The two biggest unions at South African gold-mining companies said wage negotiations have broken down, bringing the industry closer to a strike.
“The talks have collapsed in the sense that the Chamber of Mines has gone back to the original offer,” David Sipunzi, secretary general of the National Union of Mineworkers, the largest labor group at gold mines, told reporters in Johannesburg on Thursday. “If the attitude remains the same, we cannot rule out a strike.”
A strike would add to pressure on South Africa’s mining industry, already hurting from lower commodity prices and facing job cuts. A five-month work stoppage at platinum mines helped cut economic growth to 1.5 percent last year, the slowest pace since a recession in 2009. Gold dropped 5.7 percent this year and is trading near a five-year low.
Sibanye Gold Ltd. and AngloGold Ashanti Ltd., the world’s third-largest producer, proposed on July 30 to raise monthly pay for entry-level workers by 1,000 rand ($78) annually for the three years starting July 1. Harmony Gold Mining Co. offered a 500-rand increase. Basic pay is currently about 5,800 rand.
The unions wanted increases that would draw benefits such as pensions, and the cash component was reduced in order to do so, said Elize Strydom, chief negotiator for the Chamber of Mines, which represents mining companies. The latest deal isn’t the same as the initial offer as it boosts a living-out allowance and is for three years instead of five years, she said.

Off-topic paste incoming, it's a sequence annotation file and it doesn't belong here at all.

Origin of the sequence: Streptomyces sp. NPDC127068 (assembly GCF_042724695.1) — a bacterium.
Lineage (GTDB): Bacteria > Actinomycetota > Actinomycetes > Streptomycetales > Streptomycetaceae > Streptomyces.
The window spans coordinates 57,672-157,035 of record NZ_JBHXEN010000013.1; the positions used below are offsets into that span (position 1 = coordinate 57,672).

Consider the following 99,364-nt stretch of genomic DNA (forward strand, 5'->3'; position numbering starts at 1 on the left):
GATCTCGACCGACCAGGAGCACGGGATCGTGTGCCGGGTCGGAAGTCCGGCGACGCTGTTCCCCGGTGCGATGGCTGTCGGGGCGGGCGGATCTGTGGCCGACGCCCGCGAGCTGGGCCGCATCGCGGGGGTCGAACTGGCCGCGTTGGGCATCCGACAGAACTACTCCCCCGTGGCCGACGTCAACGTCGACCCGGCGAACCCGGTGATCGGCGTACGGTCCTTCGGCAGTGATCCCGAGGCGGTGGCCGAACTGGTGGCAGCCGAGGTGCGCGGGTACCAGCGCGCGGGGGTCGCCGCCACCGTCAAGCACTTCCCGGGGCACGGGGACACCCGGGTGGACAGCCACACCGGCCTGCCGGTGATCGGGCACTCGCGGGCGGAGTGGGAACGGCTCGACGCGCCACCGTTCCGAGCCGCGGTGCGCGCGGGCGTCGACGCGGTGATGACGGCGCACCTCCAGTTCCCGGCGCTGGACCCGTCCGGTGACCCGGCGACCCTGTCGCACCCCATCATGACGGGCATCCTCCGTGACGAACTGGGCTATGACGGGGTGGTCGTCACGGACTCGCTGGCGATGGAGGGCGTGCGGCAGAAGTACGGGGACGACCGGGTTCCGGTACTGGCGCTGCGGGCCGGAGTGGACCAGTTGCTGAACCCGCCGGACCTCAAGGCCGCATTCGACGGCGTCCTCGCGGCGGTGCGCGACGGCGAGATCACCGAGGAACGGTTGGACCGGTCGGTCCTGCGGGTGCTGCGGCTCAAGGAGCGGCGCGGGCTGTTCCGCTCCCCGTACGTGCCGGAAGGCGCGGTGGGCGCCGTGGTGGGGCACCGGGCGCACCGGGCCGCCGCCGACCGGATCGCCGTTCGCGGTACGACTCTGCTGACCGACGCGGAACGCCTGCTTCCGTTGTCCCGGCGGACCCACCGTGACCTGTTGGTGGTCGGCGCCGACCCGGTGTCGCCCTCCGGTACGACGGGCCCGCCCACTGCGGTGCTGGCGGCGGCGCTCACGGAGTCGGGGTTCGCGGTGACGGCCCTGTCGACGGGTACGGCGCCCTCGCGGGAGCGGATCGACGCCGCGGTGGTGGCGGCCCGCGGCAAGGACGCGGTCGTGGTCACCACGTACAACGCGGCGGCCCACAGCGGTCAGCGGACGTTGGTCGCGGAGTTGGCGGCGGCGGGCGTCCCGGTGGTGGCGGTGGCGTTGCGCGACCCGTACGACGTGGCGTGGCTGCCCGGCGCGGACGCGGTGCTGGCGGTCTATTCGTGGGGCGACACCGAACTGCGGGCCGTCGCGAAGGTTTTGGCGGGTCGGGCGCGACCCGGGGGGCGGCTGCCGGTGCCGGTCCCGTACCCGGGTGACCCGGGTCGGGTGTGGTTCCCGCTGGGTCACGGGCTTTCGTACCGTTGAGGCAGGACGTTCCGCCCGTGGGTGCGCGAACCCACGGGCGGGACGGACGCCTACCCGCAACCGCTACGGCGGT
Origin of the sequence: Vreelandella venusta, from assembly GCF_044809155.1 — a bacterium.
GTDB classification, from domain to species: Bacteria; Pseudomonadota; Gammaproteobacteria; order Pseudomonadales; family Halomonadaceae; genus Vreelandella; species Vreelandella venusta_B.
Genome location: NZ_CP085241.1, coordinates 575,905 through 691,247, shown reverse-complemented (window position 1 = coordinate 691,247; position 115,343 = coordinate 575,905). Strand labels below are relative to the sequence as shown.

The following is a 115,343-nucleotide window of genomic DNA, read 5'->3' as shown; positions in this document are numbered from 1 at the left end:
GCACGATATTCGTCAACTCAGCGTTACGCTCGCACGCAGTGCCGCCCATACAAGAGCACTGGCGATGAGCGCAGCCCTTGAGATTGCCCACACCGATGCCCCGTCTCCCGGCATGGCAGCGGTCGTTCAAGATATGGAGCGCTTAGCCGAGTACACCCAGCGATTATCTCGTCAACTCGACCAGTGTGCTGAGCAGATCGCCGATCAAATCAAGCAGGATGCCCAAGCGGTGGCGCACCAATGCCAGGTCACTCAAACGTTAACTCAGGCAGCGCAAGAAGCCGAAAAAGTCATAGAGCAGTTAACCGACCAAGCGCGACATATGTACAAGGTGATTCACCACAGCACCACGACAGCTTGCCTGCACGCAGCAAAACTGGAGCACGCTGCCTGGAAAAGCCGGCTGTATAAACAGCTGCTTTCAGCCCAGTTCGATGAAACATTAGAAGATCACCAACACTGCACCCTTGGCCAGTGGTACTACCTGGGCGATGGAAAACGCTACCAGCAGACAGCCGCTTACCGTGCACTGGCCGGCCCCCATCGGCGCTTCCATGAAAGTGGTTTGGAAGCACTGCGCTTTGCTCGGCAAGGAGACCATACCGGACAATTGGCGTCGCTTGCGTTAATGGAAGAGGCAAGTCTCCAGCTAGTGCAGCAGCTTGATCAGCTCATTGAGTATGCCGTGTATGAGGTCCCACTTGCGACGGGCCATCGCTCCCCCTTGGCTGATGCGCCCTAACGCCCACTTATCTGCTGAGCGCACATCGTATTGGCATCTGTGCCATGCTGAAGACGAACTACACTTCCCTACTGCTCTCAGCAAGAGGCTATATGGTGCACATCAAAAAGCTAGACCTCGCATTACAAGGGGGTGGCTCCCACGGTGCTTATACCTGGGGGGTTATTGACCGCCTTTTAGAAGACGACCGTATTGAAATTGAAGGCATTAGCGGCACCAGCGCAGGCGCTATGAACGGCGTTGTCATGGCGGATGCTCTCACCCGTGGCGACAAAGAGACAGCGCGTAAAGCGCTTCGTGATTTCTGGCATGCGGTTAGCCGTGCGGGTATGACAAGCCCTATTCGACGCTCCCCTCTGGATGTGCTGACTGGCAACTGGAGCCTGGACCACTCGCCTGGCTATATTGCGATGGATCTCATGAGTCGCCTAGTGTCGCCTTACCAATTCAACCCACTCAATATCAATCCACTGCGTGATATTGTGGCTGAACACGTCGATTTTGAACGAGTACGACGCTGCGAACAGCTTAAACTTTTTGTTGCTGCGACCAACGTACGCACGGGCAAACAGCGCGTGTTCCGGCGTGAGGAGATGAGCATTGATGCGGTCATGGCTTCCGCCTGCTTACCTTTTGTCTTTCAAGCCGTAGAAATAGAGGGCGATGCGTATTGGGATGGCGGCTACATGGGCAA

The companies have reverted to the so called “firm offer” made June 29, which proposes entry-level employees receive wage increases of as much as 13 percent, the chamber said in a statement.
“Our members can’t afford to take these peanuts that they’re putting on the table,” said Jimmy Gama, treasurer of the Association of Mineworkers and Construction Union. The only route left for workers now is to go for mediation at the Commission for Conciliation, Mediation and Arbitration, he said.